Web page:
Male condoms come in a variety of shapes, sizes, colors, textures, and even tastes. They are generally inexpensive and can be found at pharmacies, grocery stores, and sex stores. Sometimes they are available for free at certain health clinics and AIDS-service organizations. They are also quite small and easy to carry with you so that you can always be prepared to protect yourself.
Female condoms are made of latex or polyurethane and can be put inside the vagina before you begin sexual activity. They usually cost a bit more than male condoms and are often available at pharmacies, grocery stores, and sex stores. They are also available for free at certain health clinics and AIDS service organizations.
To make vaginal-penile sex even safer, consider using lubricant ('lube'). Lube can prevent the condom from breaking and also helps prevent small cuts or tears in the vagina and on the penis during penetration. Lube is good for un-lubricated condoms as well as ones that come already lubricated; sometimes the lubrication on the condoms is not enough. Condoms lubricated with the spermicide Nonoxynol-9 (N-9) are no longer recommended. They have a shorter shelf life, do not decrease pregnancy more than other lubricated condoms, and may cause irritation of the vagina or rectum (which increases HIV risk).
When using latex condoms, use only water- or silicone-based lube. Do not use oil-based lubes like Vaseline, Crisco, shea butter, or baby oil with latex condoms because they weaken the condom and make it more likely to break. Silicone-based lube will last longer than water-based lube. Lube can also make the condom feel better. There are several types and brands of lubes, with a variety of different feels and tastes. Some also contain substances that 'warm' or enhance sensation. For more information on using condoms, see our article on Talking to Your Partner about Condoms.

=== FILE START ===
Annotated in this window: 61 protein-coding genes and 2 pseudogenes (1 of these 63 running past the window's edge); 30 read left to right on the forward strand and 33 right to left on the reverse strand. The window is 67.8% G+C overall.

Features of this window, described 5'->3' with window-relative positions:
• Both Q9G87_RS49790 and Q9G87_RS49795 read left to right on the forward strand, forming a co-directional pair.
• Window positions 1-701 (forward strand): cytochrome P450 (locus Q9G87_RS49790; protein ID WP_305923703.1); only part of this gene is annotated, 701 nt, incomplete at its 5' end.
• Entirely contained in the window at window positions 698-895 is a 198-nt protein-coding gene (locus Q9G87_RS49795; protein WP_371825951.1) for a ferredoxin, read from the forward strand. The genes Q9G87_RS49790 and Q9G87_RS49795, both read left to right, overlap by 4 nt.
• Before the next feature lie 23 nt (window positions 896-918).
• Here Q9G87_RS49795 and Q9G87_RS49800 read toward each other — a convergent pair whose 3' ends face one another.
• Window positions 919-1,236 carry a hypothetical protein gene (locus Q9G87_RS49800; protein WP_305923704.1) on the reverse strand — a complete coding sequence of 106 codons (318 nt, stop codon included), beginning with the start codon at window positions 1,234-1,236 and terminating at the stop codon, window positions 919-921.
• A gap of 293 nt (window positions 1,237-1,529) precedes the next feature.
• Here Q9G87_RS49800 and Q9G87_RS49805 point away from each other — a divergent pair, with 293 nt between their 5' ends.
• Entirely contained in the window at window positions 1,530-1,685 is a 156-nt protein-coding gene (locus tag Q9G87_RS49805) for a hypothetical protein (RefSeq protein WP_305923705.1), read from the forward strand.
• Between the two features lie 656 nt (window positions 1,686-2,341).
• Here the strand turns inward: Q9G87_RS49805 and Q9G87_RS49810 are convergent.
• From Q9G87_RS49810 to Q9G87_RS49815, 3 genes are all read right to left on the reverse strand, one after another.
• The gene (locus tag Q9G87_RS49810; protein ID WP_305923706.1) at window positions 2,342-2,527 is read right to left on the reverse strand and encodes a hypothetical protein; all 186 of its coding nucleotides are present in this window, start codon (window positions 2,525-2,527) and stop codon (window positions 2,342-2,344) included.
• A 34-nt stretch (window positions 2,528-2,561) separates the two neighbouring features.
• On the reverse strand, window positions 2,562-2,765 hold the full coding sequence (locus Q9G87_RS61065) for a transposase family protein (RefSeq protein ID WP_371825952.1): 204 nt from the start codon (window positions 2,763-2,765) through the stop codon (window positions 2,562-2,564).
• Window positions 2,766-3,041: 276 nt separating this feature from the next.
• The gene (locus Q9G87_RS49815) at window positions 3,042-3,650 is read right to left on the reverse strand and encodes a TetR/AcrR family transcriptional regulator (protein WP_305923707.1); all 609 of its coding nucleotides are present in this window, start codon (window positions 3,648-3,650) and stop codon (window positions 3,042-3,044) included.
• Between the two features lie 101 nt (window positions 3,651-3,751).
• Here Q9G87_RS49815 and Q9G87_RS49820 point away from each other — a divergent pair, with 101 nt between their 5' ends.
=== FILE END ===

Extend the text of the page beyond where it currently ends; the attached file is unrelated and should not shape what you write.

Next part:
If you are not using a condom, you can avoid getting semen in the vagina by having a man pull out before ejaculating (cumming, reaching orgasm). It is important to know, however, that HIV can be in pre-cum, the fluid that comes out of the penis before orgasm or ejaculation. Therefore, having a man pull out before he comes is not a guarantee that you will not get HIV or other STDs spread through male sexual fluids.
Receptive anal-penile sex refers to sex in which the penis enters the anus or butt-hole. It is a high-risk activity. While the risk for the insertive male partner is lower than for the receptive partner, it is still risky. As with vaginal-penile sex, the best way to make anal-penile sex safer is to use a condom and lube.
When using latex condoms, use only water- or silicone-based lubricant to prevent the condom from breaking and help the condom feel better. Lube will also help prevent small cuts or tears to the rectum, anus, or penis during penetration. Do not use oil-based lubes like Vaseline, Crisco, shea butter, or baby oil with latex condoms because they weaken the condom and make it more likely to break. There are several types and brands of lubes, with a variety of different feels and tastes. Currently, there is research going on to look at which type of lube is best for anal sex. However, there is not enough evidence yet to make recommendations about which lube is safest.
If you are not using a condom, you can avoid getting semen in the anus by having a man pull out before ejaculating (cumming, reaching orgasm). It is important to know, however, that HIV can be in pre-cum, the fluid that comes out of the penis before orgasm. Therefore, having a man pull out before he comes is not a guarantee that you will not get HIV or other STDs spread through male sexual fluids.
This article was provided by The Well Project. Visit The Well Project's Web site to learn more about their resources and initiatives for women living with HIV. The Well Project shares its content with TheBody.com to ensure all people have access to the highest quality treatment information available. The Well Project receives no advertising revenue from TheBody.com or the advertisers on this site. No advertiser on this site has any editorial input into The Well Project's content.